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Protein Sci. Jul 1996; 5(7): 1325–1338.
PMCID: PMC2143456

The structural alignment between two proteins: is there a unique answer?

Abstract

Structurally similar but sequentially unrelated proteins have been discovered and rediscovered by many researchers, using a variety of structure comparison tools. For several pairs of such proteins, existing structural alignments obtained from the literature, as well as alignments prepared using several different similarity criteria, are compared with each other. It is shown that, in general, they differ from each other, with differences increasing with diminishing sequence similarity. Differences are particularly strong between alignments optimizing global similarity measures, such as RMS deviation between C alpha atoms, and alignments focusing on more local features, such as packing or interaction pattern similarity. Simply speaking, by putting emphasis on different aspects of structure, different structural alignments show the unquestionable similarity in a different way. With differences between various alignments extending to a point where they can differ at all positions, analysis of structural similarities leads to contradictory results reported by groups using different alignment techniques. The problem of uniqueness and stability of structural alignments is further studied with the help of visualization of the suboptimal alignments. It is shown that alignments are often degenerate and whole families of alignments can be generated with almost the same score as the "optimal alignment." However, for some similarity criteria, specially those based on side-chain positions, rather than C alpha positions, alignments in some areas of the protein are unique. This opens the question of how and if the structural alignments can be used as "standards of truth" for protein comparison.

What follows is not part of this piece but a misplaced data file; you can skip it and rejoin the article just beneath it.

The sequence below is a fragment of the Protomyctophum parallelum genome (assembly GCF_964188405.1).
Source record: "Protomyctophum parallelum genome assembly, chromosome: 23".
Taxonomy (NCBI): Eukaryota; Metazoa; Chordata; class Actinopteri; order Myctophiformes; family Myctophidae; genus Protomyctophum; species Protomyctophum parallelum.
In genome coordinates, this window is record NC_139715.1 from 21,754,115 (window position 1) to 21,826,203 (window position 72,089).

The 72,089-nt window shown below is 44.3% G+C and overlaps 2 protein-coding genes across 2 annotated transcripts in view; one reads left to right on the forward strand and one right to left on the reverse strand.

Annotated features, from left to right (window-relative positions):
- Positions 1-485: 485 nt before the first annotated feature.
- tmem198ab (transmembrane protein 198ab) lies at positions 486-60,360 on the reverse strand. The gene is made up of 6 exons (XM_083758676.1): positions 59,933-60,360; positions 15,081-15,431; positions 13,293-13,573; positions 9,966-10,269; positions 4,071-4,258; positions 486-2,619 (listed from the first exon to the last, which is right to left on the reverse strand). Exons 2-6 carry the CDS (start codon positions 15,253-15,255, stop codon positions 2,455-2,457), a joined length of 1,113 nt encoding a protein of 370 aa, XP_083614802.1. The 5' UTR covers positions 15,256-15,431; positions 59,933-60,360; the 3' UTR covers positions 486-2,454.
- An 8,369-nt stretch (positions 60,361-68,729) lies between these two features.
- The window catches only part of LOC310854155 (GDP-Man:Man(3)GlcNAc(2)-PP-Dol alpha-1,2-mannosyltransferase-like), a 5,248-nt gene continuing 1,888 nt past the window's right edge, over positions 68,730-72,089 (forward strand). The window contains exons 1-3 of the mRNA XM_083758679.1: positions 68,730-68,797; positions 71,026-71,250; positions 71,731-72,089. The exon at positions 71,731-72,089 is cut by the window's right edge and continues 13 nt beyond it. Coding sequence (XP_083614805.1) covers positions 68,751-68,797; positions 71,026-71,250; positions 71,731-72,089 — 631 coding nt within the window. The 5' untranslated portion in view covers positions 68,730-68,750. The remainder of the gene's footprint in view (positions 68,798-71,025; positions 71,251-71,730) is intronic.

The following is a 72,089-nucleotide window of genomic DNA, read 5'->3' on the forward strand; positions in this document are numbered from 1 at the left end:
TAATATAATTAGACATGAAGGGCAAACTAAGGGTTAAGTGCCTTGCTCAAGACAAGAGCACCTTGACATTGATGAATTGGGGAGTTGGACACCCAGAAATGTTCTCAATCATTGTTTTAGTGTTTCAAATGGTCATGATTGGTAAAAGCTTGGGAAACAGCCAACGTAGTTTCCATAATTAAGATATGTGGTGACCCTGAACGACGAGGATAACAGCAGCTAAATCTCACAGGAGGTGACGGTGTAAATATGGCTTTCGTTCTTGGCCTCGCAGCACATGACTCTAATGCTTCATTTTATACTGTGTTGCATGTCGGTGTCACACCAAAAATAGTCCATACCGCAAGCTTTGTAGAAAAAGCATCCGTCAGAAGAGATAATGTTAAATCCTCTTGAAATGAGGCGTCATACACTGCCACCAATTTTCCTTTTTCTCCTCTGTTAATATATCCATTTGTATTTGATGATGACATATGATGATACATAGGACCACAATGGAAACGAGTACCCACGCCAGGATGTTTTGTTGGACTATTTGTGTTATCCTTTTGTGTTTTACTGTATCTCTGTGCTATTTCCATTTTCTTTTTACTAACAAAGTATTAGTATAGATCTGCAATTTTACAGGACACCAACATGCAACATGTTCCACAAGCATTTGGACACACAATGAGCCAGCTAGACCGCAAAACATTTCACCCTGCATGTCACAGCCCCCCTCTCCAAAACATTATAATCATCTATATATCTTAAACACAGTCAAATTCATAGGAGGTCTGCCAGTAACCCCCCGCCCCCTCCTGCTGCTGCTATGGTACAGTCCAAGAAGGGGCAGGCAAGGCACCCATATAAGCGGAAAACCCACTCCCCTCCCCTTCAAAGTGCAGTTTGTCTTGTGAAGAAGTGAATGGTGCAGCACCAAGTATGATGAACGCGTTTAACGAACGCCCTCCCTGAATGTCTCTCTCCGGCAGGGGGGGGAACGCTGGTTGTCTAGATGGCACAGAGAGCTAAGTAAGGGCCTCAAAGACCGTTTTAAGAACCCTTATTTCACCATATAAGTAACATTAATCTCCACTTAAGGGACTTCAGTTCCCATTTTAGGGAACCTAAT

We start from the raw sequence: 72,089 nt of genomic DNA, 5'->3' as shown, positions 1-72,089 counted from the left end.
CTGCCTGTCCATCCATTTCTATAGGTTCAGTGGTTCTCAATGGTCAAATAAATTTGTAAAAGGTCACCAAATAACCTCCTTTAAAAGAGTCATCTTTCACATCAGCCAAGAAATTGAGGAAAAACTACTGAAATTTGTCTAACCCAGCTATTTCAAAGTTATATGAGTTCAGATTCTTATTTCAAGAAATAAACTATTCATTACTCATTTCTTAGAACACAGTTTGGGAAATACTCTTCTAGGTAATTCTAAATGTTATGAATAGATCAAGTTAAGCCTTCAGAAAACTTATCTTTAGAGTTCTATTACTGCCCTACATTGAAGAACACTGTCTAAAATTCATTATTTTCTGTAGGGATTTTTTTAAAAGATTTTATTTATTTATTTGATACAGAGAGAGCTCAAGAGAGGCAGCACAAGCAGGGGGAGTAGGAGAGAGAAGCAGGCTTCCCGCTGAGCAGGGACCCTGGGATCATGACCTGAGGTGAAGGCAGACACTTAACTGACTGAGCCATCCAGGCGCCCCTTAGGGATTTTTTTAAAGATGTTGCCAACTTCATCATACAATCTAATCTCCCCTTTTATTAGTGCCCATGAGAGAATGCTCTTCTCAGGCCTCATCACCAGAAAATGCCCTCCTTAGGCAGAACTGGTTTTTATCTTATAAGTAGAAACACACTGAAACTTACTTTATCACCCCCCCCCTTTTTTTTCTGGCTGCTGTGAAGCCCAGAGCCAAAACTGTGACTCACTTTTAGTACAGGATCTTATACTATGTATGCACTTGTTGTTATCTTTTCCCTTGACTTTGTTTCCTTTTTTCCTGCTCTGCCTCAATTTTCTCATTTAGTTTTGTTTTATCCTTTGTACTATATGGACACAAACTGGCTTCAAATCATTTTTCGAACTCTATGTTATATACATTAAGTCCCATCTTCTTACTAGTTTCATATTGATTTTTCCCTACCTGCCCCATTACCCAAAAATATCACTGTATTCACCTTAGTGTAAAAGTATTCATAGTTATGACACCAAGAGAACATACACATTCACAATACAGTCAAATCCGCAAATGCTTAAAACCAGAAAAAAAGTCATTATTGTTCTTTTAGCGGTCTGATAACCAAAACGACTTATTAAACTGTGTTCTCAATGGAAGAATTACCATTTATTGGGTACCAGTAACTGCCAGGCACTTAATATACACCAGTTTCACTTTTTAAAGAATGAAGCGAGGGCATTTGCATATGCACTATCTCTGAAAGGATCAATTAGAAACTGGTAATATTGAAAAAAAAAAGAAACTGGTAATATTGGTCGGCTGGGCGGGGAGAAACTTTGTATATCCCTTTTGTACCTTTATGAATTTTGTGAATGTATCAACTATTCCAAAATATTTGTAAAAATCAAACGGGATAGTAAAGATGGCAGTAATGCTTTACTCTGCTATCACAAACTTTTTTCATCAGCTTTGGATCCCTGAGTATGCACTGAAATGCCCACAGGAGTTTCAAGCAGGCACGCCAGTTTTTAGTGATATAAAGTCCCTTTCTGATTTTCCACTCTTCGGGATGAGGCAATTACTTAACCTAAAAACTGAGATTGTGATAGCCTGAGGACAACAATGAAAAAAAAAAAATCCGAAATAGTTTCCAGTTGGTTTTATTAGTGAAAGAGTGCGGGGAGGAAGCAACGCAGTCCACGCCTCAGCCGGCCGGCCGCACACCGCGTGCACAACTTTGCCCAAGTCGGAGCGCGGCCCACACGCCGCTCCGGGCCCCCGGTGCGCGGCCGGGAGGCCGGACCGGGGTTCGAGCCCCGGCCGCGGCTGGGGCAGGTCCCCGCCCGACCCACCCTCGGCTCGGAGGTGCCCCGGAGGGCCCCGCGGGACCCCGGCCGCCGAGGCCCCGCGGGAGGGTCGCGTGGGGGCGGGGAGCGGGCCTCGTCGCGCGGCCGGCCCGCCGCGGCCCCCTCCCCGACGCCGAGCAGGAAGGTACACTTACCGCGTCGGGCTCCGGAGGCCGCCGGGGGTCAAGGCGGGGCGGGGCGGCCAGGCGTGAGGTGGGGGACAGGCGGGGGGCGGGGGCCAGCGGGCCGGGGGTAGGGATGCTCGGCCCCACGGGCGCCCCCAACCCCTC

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Selected References

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